Johan’s Diary – July 13, 2016

Today Sophie and I together with Andi’s daughter Taiga went to buy food in Harrismith for the inauguration of the Lööf Foundation Lion Lagoon enclosure tomorrow. We purchased two shopping carts worth of food including cakes, sweets, drinks and sausages, as we will be having a braai, which is South African for barbeque. We got lots of party hats that will be handed out along with treat bags filled with sweets for the children living close by! After lunch Sophie and I went to our enclosure to put up the Lööf Foundation Lion Lagoon sign on the gate to the entrance. We went inside the enclosure and walked around the whole place to check it out one last time before the lions move in tomorrow. Andi’s team was also inside doing one last check and cleaning up any pieces of fence left behind from the construction. Sophie asked Andi’s team if there were any snakes in the enclosure and they said that there are two types of snakes, the puff adder and spitting cobra. However they informed us that these two types are sleeping now and won’t be out until September.

At the top of the enclosure it is at an altitude of 1 700 meters that is higher than where Home of Hope is in Nepal. The altitude at base camp where we live is 1 600 meters, so it was quite steep within the enclosure. The enclosure is 1.5 hectares large and quite flat where the entrance is located. As you go further into the enclosure it becomes steeper as it is located on the beginning of a hillside. In three different locations there are some really big rocks for Mandla and Isibindi to lay and climb on. As well, a ditch that leads into a watering hole where water can gather from the hillside. At the moment the watering hole is dried up, as it has not rained here in awhile. It feels as if Andi has thought of everything the lions will need within the enclosure.

The great help of Andi’s team and Norwegian girl volunteers have finished taking away all scrap metal most likely from old cars that used to sit in the enclosure. They also worked hard today to remove foreign shrubs that are not native to South Africa. The enclosure is now ready for the lions to move into! Later in the afternoon we had a meeting with Andi to go over the plans for the inauguration tomorrow. The inauguration will start by having a vet, covered by Lööf Foundation, come to Appin Farm to do a medical check on Carl after lunch. Then he will go and dart our two lions, Mandla and Isibindi to be able to move them to the Lööf Foundation Lion Lagoon enclosure. Sophie and I will be allowed to be a part of the darting process, as well as transporting the lions to the new enclosure. Apparently it takes six people to move one sleeping lion, so many helping hands will lift the lion onto the back of the truck and drive it 300 meters to the Lööf Foundation Lion Lagoon enclosure. We will then proceed by having a ribbon cutting ceremony to the enclosure, followed by a South African barbeque with an estimated 40 guests including the landowners of Appin Farm! We would like to thank the two volunteer girls from Norway for working to get things ready with the Lööf Foundation Lion Lagoon enclosure today!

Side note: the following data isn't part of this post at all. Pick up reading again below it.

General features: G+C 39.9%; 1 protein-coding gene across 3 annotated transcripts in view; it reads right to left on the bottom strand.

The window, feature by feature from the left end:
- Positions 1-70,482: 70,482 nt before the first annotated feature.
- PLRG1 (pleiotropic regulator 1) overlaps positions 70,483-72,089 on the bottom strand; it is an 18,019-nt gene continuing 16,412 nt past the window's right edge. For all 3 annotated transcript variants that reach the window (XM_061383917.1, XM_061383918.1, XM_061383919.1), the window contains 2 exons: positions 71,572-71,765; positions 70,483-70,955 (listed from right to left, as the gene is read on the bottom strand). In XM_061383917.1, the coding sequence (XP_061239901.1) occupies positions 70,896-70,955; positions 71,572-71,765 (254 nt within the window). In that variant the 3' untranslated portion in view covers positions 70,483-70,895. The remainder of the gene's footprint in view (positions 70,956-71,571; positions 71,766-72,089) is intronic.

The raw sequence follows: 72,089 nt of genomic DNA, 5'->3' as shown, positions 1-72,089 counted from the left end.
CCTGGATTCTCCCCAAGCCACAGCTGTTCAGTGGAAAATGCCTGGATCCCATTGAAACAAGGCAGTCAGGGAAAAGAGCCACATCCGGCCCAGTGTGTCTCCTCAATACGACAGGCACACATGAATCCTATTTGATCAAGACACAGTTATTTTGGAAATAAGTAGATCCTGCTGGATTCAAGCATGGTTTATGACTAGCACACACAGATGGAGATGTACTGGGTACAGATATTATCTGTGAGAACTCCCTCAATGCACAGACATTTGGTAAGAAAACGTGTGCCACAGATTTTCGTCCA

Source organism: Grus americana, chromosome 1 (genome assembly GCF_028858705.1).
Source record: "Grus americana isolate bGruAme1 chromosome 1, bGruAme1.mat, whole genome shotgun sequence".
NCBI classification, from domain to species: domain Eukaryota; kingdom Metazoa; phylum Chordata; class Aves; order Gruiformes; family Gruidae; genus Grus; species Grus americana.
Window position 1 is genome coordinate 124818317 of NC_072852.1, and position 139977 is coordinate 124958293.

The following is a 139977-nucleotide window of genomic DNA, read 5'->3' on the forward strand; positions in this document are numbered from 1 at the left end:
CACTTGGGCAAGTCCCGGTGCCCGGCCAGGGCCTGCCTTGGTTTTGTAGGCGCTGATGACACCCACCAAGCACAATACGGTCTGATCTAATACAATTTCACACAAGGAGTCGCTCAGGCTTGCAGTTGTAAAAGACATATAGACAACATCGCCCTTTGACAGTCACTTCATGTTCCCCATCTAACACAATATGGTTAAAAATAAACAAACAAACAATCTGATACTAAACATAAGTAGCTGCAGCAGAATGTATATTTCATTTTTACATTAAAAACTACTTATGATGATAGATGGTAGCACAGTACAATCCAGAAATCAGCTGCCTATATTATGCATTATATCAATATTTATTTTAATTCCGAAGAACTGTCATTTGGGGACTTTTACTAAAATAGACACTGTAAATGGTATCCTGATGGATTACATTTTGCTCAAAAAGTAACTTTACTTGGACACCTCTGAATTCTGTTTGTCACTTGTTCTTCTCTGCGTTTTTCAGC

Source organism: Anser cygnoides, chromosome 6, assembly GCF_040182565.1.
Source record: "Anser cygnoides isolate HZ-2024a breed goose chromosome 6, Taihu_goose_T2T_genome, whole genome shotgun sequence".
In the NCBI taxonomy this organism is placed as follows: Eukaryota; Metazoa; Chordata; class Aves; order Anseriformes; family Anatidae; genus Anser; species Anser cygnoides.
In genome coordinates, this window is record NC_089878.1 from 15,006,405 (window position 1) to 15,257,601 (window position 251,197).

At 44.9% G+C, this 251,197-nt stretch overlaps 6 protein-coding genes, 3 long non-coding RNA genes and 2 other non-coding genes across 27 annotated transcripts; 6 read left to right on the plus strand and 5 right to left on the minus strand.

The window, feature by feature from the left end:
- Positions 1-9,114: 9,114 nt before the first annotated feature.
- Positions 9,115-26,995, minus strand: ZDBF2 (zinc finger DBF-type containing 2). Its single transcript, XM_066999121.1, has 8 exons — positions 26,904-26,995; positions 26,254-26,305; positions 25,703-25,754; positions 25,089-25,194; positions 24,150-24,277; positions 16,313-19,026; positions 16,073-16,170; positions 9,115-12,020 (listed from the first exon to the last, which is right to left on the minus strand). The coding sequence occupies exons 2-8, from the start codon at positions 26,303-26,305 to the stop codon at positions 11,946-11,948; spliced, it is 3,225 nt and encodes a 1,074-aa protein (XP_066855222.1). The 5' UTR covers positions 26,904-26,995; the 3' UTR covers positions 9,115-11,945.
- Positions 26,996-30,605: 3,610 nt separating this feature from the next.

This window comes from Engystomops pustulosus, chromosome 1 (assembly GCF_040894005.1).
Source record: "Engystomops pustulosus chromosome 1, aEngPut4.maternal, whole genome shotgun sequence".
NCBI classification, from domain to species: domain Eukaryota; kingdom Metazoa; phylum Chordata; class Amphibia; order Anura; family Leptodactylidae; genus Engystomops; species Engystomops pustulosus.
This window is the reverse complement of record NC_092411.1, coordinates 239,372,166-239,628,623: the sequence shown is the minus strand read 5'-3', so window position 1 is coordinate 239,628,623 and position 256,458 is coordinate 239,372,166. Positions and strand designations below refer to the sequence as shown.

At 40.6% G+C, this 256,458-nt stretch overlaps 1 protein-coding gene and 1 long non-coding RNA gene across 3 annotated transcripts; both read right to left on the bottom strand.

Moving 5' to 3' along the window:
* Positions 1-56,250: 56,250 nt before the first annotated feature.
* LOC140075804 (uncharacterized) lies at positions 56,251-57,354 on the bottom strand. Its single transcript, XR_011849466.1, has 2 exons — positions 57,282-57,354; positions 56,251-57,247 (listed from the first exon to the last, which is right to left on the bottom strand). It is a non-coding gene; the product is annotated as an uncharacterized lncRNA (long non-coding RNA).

Sophie and I will go into town tomorrow to buy rope to be able to hang the buoys we brought for the lions. One buoy will be hung in the Lööf Foundation Lion Lagoon enclosure, while the other will be hung in Mela’s enclosure. We will also purchase three locks for the enclosures gates since there is one on three sides of the enclosure.

The new cub that we rescued yesterday now officially goes by the name Carl, after the Swedish King Carl Gustaf. He slept with Andi last night. Unfortunately he has not eaten anything or taken formula yet since his stomach is a bit swollen. He has only put his tongue down to taste food so far. It is believed that he may have worms and this is the reason he has not eaten. We will know for sure after the vet check up tomorrow. However he seems to be happy and very curious as he walks around exploring. His eyes are more open today, as the calming medicine has full worn off. Andi on the other hand is feeling quite ill today, so Sophie gave her some medicine to make her feel better.

We are very much looking forward to moving Mandla and Isibindi tomorrow, as they have been shy and not coming out in the open of their enclosure much. The Lööf Foundation Lion Lagoon enclosure is much more open, so Andi will be able to keep better track on their health and overall wellbeing. Andi told us today that the meaning behind Mandla means power and Isibindi is Zulu for “afraid of nothing/brave heart”. We hope that the lions will enjoy their new space, and I cannot wait to celebrate their new home tomorrow!

/Johan Magnusson

Lööf Foundation representative

johan by sign


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